With the Danish Radio Big Band also in town (see panel). you could be forgiven for concluding that Europe is coming to Edinburgh 3 little earlier than the EEC envisaged.

Eberhard Weber & The Chick L yall Group, Queen’s Hall, Edinburgh, 23 Feb; Steve Lacy Sextet, Queen ’3 Hall, 2 Mar.

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overlooked on the live


might be disappointed , scene.

(though not good music ‘Women are just not lovers), but the 'Wine. getting the opportunity to

Women and Song' week starting on Mon 26 at

Glasgow's Halt Bar has preciousiittle to do with unruly behaviour and scantily~clad maidens. It is, in tact. a week when local

show what they can do. The average age at the artists playing in “Wine. Women and Song" is 26. 27, but they're not known.’

Some oi the bands appearing have male

tomato ginger; musicians, but the point commandconhg mm yo wasn't to exclude them. ‘In show what they can do when 3" "'0 “i8 "N" are

they get the chance. Jim nlavlno.' “Y8 Jim. “either minim, in. mm the songwriting or the vocal muggy, “m. up mm m is iemale. We're not talking jug. mm mm; .90. about all-lemale bands.’ angered by the way talented “'0 "0'". 890030!“ by mm." “cm in b. Heineken. shows the Halt’s

in-house PA is being brought in and, tor the week oi 26 Feb—3 Mar, proper lighting is being hired. There may even be a video crew ortwo in attendance. See Listings lor details.

I THE OFFICIAL Song tor Culture 1990. Carol Laula's ‘Standing Proud’ has been

, .2 recorded in Russian under a, i. C, the title ‘Stoyim Gordo', tor a - y / release in the SovietUnion

oni May. Sayeth Lauia, ‘As it is a European cultural event, and taking into account the developments in Eastern Europe, it seemed appropriate when we were approached to translate the spirit at the song.’ It's planned to donate the proceedstrom the English-language version to ‘charitiesin the UK' and Russian version to still-undecided charities in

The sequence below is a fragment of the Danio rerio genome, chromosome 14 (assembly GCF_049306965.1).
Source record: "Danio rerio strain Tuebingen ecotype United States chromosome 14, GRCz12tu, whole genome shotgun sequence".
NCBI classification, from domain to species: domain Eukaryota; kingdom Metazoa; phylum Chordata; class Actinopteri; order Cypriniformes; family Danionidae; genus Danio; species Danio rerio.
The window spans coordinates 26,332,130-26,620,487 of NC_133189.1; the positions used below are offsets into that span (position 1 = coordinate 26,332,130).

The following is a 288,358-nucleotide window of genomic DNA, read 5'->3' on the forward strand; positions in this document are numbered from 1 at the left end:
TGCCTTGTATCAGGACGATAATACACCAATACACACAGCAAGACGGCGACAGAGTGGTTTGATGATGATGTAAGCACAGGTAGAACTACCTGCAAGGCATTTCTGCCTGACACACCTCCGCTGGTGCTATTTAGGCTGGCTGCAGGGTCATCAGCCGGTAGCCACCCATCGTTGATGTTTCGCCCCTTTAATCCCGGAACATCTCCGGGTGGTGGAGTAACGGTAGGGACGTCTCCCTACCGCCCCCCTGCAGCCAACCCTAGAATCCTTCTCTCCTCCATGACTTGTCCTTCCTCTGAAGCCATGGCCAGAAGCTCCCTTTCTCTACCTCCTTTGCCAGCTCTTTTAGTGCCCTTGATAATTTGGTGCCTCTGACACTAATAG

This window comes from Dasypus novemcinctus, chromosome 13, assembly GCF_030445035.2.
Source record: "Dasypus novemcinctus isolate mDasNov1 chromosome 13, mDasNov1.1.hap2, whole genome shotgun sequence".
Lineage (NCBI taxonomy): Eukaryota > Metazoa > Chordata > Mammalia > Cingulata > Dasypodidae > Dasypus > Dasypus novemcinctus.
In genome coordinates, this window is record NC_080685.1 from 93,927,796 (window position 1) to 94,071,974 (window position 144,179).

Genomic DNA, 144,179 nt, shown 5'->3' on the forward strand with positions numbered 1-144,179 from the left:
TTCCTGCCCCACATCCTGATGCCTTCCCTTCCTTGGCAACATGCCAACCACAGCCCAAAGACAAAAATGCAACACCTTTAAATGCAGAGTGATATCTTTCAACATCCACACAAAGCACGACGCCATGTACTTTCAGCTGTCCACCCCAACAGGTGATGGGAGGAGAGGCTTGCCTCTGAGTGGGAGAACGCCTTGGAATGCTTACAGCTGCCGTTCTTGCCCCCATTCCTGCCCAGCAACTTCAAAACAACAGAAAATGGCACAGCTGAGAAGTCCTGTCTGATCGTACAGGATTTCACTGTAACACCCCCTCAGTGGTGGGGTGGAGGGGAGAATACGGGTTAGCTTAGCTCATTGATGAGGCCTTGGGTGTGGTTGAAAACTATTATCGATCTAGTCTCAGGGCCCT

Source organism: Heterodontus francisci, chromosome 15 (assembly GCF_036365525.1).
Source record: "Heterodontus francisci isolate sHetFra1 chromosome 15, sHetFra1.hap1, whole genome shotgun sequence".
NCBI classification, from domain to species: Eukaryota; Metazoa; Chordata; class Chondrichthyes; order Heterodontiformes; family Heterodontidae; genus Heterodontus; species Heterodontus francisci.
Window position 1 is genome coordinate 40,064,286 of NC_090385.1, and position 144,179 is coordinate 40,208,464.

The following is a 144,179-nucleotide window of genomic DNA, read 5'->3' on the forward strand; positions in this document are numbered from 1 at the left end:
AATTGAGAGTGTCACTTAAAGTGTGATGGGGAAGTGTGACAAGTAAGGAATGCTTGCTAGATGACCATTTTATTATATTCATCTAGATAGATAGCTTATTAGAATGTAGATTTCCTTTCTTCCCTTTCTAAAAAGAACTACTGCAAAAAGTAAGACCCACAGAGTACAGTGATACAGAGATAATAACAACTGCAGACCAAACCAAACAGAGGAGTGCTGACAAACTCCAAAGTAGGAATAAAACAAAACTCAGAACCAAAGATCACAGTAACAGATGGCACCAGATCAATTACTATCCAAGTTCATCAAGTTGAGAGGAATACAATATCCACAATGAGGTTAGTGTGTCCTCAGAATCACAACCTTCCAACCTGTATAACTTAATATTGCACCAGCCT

live music policy. already more active than the bar is generally given credit tor, making even greater bounds. Minor but permanent alterations are being made to the barto accommodate a stage. an

the USSR.

I ‘LDVE AND MONEY: the only group in Glasgow that you know are as drunk as you are.’ That was James Grant’s verdict on his own group when they played at the opening at Glasgow's new venue, King Tut’sWah Wah Hut on 9 February. Sounding good on a small club PA. the band played a short iniormal set, taking in their own ‘Wanderlust', a Dylan cover and a version at the country classic ‘Your Cheatin' Heart‘ which lent some ground to Grant's canny judgement of the band's sobriety. Their return lor an encore was greeted with a shout ioran impromptu Friends Again reunion, but another setby the hugely enjoyable Five Guys Named Moe would have suttlced.

I DUIET PLEASEil liyou want to take a gander ata band that aspiring metal mag ‘Raw' adjudged ‘a sure sign that British rock is alive and well', you need to bang your head about a bltto Excalibur- according to Strathkelvin District Council, who are doing their bit for youth culture by putting the band on at Kirkintilloch Town Hall on Sat 3. in a refreshing attempt to jerk the kids on the street out at their motorbikes, drugs and Satan worship and back into healthy pursuits like literature, they've announced that tickets will be on sale irom the usual outlets. plus all branches at Strathkelvin District Libraries. Could this be the start at a nationwide youth reionn programme?

The List 23 February —- 8 March 1990 29